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News & Media

Latest ITER Newsline

  • Cryostat base | Grand opening soon

    Picture a giant soup plate, 30 metres in diameter, slowing descending into a deep concrete cylinder. Track the near imperceptible movement of the double overhea [...]

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  • Research | ITER Scientist Fellows are at the cutting edge

    In the area of cutting-edge research—and particularly the sophisticated modelling of plasmas—the project is benefitting from the assistance of world-renowned ex [...]

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  • Image of the week | Testing the load path

    Teams are preparing now for the commissioning and dynamic load tests that will be carried out in the coming weeks on the assembly bridge cranes. The load tests, [...]

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  • In memoriam | Physicist John Wesson

    The theoretical physicist, author of a major reference book on magnetic confinement fusion in tokamaks, was known to many members of the ITER community. Some [...]

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  • CODAC | The "invisible system" that makes all things possible

    It is easy to spot all the big equipment going into ITER; what is not so visible is the underlying software that makes the equipment come alive. Local control [...]

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Of Interest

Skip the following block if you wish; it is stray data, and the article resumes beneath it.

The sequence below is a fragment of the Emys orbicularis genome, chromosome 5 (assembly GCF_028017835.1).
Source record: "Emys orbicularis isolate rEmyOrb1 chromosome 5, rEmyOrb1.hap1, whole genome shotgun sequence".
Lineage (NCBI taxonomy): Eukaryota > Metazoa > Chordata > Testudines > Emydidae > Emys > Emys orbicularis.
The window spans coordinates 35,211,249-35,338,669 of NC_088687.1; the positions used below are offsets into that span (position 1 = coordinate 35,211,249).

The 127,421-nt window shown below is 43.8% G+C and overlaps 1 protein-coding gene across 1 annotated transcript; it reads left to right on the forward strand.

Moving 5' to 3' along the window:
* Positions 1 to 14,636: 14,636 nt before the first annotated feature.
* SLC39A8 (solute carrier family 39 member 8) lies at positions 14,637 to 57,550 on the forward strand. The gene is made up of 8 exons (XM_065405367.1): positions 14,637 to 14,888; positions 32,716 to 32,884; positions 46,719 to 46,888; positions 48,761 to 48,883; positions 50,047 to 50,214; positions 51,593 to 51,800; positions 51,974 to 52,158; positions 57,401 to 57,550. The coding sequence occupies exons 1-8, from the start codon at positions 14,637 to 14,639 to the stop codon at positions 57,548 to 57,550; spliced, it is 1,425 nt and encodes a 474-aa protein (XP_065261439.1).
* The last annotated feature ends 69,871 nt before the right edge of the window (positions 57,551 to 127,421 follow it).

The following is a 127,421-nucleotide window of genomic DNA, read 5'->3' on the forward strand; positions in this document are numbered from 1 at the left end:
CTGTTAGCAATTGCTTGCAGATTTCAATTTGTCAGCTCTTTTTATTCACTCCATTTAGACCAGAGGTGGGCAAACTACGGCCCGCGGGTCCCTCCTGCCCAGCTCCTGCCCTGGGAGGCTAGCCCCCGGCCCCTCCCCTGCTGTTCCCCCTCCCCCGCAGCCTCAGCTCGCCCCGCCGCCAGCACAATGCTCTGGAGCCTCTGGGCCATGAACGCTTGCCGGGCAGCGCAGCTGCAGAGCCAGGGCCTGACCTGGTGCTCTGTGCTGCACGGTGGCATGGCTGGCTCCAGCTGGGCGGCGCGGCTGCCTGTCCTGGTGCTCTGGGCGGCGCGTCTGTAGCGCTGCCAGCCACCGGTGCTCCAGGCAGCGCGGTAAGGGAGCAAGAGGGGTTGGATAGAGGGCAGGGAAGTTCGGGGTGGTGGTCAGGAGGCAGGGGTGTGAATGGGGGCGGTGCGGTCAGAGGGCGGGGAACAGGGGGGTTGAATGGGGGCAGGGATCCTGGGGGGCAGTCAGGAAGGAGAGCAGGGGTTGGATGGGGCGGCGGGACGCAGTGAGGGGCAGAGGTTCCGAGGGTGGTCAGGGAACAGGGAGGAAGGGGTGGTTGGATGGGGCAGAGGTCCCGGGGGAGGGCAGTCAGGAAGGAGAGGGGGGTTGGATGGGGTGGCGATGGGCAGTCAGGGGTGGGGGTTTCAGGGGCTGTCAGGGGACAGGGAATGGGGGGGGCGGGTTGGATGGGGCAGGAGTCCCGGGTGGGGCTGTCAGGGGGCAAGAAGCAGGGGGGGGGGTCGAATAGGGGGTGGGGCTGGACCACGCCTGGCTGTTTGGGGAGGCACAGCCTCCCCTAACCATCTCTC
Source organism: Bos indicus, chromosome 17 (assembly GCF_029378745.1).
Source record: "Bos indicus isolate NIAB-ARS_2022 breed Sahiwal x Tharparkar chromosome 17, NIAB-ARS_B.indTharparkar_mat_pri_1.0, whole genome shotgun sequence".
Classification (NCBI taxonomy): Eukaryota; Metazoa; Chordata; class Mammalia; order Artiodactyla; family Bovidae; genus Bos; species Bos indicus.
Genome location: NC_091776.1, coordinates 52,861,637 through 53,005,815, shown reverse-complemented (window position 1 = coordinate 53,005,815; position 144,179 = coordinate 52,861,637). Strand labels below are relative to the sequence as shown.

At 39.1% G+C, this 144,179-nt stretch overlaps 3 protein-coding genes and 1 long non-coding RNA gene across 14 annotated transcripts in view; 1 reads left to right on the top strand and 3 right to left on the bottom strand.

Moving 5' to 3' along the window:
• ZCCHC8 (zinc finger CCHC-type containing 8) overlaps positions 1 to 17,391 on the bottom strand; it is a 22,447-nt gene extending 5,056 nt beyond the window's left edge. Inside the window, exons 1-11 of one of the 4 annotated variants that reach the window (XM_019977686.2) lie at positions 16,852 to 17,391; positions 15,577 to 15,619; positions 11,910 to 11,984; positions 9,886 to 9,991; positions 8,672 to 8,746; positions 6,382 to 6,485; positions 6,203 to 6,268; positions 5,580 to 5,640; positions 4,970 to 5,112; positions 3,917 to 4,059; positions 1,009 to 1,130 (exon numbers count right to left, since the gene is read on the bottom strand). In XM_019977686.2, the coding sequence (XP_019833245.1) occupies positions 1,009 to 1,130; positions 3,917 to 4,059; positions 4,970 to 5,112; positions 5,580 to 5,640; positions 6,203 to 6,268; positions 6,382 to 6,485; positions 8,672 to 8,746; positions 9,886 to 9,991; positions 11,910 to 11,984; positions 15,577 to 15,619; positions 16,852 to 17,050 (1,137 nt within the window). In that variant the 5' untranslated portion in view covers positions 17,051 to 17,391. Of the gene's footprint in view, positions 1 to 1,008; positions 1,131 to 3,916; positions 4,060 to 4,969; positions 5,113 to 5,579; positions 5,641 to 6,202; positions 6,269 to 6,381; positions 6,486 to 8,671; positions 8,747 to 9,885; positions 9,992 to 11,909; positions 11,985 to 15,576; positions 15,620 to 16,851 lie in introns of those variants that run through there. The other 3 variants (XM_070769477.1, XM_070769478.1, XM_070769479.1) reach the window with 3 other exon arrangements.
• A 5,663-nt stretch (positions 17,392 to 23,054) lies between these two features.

See archived entries

Blending (almost) seamlessly into the landscape

Located in the foothills of the French Pre-Alps, the ITER installation blends almost seamlessly into the landscape. The architects' choice of mirror-like steel cladding for the main buildings of the installation has proved efficient—contrary to the other structures in this image, the massive ITER Assembly Hall seems to fade into its surroundings.

 (Click to view larger version...)
Taken with a powerful telephoto lens, the image reveals the beauty of the snow-capped mountains, which rise some 2,000 metres at a distance of 60 kilometres.

 (Click to view larger version...)
A comparison with the photograph above, taken from the very same spot one year (to the day!) earlier, highlights the progress accomplished on the ITER site. In early March 2016, the cladding on the Assembly Hall was far from complete and the vast building was still empty.

Today the main and auxiliary cranes have been installed and finishing works are underway on the building's interior, where the first large assembly tool will be erected in a six-month long operation that will begin this summer.


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